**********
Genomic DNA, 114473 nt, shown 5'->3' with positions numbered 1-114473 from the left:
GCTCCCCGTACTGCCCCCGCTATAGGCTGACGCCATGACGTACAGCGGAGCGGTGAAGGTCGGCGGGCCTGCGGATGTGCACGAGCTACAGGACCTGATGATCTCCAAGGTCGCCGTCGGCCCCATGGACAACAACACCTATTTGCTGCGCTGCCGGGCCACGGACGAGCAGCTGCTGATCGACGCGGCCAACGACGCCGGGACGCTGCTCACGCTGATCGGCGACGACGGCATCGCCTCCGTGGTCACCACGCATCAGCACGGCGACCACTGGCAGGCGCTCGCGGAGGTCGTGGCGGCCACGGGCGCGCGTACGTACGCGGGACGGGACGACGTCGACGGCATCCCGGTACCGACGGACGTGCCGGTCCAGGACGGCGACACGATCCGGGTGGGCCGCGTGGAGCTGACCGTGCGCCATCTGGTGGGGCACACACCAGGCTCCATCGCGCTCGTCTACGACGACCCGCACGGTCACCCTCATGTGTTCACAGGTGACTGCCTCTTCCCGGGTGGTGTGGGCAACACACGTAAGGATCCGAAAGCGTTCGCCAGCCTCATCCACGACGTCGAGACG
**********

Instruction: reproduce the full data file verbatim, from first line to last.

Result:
Genomic DNA, 114473 nt, shown 5'->3' with positions numbered 1-114473 from the left:
GCTCCCCGTACTGCCCCCGCTATAGGCTGACGCCATGACGTACAGCGGAGCGGTGAAGGTCGGCGGGCCTGCGGATGTGCACGAGCTACAGGACCTGATGATCTCCAAGGTCGCCGTCGGCCCCATGGACAACAACACCTATTTGCTGCGCTGCCGGGCCACGGACGAGCAGCTGCTGATCGACGCGGCCAACGACGCCGGGACGCTGCTCACGCTGATCGGCGACGACGGCATCGCCTCCGTGGTCACCACGCATCAGCACGGCGACCACTGGCAGGCGCTCGCGGAGGTCGTGGCGGCCACGGGCGCGCGTACGTACGCGGGACGGGACGACGTCGACGGCATCCCGGTACCGACGGACGTGCCGGTCCAGGACGGCGACACGATCCGGGTGGGCCGCGTGGAGCTGACCGTGCGCCATCTGGTGGGGCACACACCAGGCTCCATCGCGCTCGTCTACGACGACCCGCACGGTCACCCTCATGTGTTCACAGGTGACTGCCTCTTCCCGGGTGGTGTGGGCAACACACGTAAGGATCCGAAAGCGTTCGCCAGCCTCATCCACGACGTCGAGACG